Freelance copywriting sucks

Word Tweak is a failed business where the sole trader has never recovered the costs associated with officially registering, purchasing the domain names, printing the cards, emailing the hack frauds or setting up the website. There have been some small wins here and there, but a lot of time has been squandered chasing leads and repeatedly asking legacy clients for overdue payment. So, fuck it. If you’re a freelance copywriter, just stop. Get a real job.

Was it all for naught? No. Through professional experience elsewhere and downright exploitation at the expense of this salty operator, there is a folio that is half-decent. At least the body of works, and the piffle to accompany it, was ok enough to open up more lucrative and sustainable full-time opportunities for an entrepreneur who was spinning words for virtual cents. So yeah, it padded out the good ol’ CV and helped this aspiring capitalist learn a thing or two about humanity.

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Online marketing, the horror.

But that’s not the point. It should never be acceptable for a professional freelance copywriter to work for free when payment via legal tender was agreed upon in writing. Fast food chains won’t wait a year for you to pay for that litre of cola that you quaffed. Myki doesn’t give a shit if you fare evade because you forgot to top up (well, from what I’ve seen, V/Line conductors are weak on the matter) but you get the point, right? Engage a professional for a service and then pay them promptly. If the job was terrible or needs fixing, it gets resolved.

There are a few problems when dealing with copywriting contracts.

  1. Trust. This word tweaker should’ve encrypted files and done all sorts of Mr Robot shenanigans to ensure payment for services rendered. In almost every situation where payment for copywriting is pending, it’s because the contact has established trust and their tardiness was never anticipated. It is difficult to withhold copy when it is being submitted via .docx or text format. Fuck people.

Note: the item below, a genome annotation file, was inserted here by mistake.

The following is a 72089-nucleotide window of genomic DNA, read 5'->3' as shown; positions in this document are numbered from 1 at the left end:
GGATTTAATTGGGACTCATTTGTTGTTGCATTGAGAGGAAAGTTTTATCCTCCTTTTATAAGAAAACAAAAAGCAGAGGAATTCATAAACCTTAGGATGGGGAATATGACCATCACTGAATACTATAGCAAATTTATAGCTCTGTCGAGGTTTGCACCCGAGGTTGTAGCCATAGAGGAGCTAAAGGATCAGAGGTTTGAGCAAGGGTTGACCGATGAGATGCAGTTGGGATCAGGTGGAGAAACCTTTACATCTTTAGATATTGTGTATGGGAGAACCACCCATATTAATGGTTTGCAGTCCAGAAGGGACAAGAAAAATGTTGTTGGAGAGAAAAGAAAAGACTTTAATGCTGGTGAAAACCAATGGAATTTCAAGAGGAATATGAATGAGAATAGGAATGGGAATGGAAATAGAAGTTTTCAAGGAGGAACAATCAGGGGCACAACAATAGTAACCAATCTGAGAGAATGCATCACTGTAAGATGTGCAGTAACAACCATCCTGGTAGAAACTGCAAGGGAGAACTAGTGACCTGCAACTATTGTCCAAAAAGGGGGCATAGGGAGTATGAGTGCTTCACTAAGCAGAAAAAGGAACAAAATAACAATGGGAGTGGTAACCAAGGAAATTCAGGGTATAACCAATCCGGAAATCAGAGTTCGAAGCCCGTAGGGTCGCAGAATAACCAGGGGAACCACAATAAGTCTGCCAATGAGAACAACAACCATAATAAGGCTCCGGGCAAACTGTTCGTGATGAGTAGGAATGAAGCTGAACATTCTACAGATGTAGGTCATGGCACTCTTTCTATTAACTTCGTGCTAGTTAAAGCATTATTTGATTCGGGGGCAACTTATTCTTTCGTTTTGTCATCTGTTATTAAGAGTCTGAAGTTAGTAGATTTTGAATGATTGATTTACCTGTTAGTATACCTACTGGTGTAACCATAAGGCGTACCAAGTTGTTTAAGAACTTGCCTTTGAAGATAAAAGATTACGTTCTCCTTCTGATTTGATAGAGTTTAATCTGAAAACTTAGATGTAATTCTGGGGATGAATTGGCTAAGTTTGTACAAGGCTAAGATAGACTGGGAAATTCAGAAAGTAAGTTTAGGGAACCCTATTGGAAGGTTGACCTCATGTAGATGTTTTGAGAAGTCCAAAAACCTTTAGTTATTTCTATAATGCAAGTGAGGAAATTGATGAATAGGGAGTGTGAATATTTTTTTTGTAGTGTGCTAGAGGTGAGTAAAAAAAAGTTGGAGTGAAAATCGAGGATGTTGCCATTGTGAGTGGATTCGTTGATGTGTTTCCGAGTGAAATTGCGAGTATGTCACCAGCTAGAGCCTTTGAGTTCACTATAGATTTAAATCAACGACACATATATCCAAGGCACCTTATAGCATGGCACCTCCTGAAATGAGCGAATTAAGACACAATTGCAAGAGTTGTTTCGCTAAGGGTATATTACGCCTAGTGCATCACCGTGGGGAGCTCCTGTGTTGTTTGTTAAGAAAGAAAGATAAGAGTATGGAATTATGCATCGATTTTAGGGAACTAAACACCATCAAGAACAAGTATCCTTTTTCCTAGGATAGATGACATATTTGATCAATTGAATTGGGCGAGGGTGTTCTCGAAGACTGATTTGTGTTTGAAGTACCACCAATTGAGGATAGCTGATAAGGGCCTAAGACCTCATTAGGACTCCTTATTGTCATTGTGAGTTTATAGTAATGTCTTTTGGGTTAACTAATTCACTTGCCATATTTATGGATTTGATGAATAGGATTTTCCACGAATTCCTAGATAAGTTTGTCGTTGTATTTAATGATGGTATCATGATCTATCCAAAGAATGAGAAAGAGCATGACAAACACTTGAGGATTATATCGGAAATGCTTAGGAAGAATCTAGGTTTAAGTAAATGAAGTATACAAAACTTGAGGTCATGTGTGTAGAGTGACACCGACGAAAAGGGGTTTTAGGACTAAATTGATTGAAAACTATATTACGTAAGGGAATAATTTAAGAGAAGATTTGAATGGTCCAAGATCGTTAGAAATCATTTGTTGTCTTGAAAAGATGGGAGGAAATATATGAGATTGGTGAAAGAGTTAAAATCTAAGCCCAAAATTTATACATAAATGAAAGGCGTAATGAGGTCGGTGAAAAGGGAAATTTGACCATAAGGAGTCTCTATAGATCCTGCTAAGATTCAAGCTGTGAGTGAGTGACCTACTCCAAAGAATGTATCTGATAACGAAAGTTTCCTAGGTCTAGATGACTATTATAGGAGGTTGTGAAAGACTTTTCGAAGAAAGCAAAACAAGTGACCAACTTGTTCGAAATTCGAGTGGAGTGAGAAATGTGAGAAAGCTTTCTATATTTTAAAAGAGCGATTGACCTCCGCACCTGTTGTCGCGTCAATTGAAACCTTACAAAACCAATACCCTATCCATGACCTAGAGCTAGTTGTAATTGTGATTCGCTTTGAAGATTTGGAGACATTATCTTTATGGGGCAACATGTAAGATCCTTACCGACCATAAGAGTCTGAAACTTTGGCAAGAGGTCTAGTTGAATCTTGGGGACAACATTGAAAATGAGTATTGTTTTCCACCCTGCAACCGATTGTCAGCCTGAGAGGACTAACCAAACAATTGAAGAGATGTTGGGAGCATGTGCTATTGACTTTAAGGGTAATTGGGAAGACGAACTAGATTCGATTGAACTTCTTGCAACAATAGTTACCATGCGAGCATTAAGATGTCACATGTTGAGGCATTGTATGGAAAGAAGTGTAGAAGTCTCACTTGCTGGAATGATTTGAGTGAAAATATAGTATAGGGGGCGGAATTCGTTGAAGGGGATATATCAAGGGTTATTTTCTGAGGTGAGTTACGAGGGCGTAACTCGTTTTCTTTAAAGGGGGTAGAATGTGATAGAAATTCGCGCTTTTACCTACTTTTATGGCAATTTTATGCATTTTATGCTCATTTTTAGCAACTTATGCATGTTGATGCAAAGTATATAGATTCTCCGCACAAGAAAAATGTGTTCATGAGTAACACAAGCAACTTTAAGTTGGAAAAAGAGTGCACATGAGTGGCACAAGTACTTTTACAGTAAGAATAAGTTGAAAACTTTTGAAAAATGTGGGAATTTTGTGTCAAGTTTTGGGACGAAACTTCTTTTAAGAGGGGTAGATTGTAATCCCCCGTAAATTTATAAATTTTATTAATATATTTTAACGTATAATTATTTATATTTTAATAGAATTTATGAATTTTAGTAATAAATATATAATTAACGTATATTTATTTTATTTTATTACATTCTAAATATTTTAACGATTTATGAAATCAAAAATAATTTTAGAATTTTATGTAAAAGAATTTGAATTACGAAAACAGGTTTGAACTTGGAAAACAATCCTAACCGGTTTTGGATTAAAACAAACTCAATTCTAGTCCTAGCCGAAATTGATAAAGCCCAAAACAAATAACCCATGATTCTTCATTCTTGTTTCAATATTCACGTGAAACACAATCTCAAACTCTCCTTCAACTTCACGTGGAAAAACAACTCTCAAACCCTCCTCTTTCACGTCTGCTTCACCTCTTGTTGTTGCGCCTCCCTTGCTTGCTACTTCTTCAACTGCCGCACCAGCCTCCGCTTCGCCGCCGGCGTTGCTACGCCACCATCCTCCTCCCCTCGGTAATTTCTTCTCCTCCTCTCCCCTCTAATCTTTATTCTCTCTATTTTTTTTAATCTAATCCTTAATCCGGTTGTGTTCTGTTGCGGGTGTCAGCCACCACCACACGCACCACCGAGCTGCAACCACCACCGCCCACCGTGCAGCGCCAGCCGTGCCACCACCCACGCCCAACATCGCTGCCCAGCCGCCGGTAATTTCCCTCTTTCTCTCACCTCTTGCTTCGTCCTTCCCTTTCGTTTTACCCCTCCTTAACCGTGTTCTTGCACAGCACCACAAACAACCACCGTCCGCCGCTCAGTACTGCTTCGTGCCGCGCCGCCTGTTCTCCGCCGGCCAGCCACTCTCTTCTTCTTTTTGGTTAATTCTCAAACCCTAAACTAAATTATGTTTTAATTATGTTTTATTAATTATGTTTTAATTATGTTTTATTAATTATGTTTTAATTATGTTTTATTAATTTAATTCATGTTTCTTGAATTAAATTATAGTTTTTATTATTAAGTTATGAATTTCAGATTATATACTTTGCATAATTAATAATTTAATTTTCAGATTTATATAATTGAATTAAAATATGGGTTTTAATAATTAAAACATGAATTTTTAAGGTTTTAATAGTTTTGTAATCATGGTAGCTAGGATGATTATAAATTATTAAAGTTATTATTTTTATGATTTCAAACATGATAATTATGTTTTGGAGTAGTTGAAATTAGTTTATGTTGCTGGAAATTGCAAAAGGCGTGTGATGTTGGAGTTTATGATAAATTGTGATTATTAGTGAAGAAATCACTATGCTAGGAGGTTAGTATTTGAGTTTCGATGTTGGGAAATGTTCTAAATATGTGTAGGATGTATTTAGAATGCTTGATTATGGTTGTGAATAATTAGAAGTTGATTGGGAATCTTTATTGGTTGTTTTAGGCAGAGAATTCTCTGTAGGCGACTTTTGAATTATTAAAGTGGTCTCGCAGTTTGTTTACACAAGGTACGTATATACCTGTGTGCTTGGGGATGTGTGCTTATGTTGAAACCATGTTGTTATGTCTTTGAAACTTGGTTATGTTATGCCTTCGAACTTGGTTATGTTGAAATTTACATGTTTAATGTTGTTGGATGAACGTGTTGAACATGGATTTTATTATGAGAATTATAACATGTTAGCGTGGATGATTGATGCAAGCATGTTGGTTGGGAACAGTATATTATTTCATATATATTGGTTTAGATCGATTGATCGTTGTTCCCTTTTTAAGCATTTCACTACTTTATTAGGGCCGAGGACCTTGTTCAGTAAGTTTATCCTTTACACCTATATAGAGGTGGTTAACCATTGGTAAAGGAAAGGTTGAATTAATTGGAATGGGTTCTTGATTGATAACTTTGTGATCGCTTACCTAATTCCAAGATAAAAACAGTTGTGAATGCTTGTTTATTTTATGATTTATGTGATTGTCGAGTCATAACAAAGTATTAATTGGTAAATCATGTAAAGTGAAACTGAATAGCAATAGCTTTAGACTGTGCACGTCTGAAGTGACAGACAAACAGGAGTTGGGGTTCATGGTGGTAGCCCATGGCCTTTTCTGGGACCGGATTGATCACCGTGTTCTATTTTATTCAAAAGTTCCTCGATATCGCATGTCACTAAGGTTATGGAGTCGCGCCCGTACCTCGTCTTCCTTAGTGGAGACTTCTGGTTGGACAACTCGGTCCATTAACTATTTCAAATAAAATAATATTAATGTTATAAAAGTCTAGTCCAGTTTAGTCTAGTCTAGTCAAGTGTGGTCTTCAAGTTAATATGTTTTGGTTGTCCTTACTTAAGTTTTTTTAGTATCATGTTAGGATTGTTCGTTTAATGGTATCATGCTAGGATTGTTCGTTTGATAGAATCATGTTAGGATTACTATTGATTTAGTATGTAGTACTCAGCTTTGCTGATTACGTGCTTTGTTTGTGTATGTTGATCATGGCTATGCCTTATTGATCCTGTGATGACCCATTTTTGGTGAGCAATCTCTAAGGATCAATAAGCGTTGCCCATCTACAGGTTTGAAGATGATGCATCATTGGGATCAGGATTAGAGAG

2. Priorities. Businesses focus on core business. It’s what businesses do. When a business engages a copywriting business to do business, its business is more important than your business. So don’t be surprised when you do all the work and then wait an eternity for a response. By the time the other business get back to you, they’ll probably back out or have a change in priorities that will call for a complete re-write, with the expectation that you can do it for free. Cheap bastards.
  3. Protection. No, this isn’t a contraception spiel. wait, maybe it is … You see, freelancers are often at the mercy of their customers. There’s endless negotiation and compromise because freelancers want happy, paying customers. Sadly, people will play every dirty trick to squeeze all the value out of your juicy noggin. This means that the copywriter often completes the job but the other party will attempt to get away with paying only a fraction or zilch. When you’re just a small-town writer, livin in a lonely world, you’ll take the midnight train goin anywhere.

TL;DR: People exploit people. Get your shit together. If you freelance, fuckin don’t.

Let this video ram it home for ya.

 

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How To Use Pain Points Without Hurting Your Business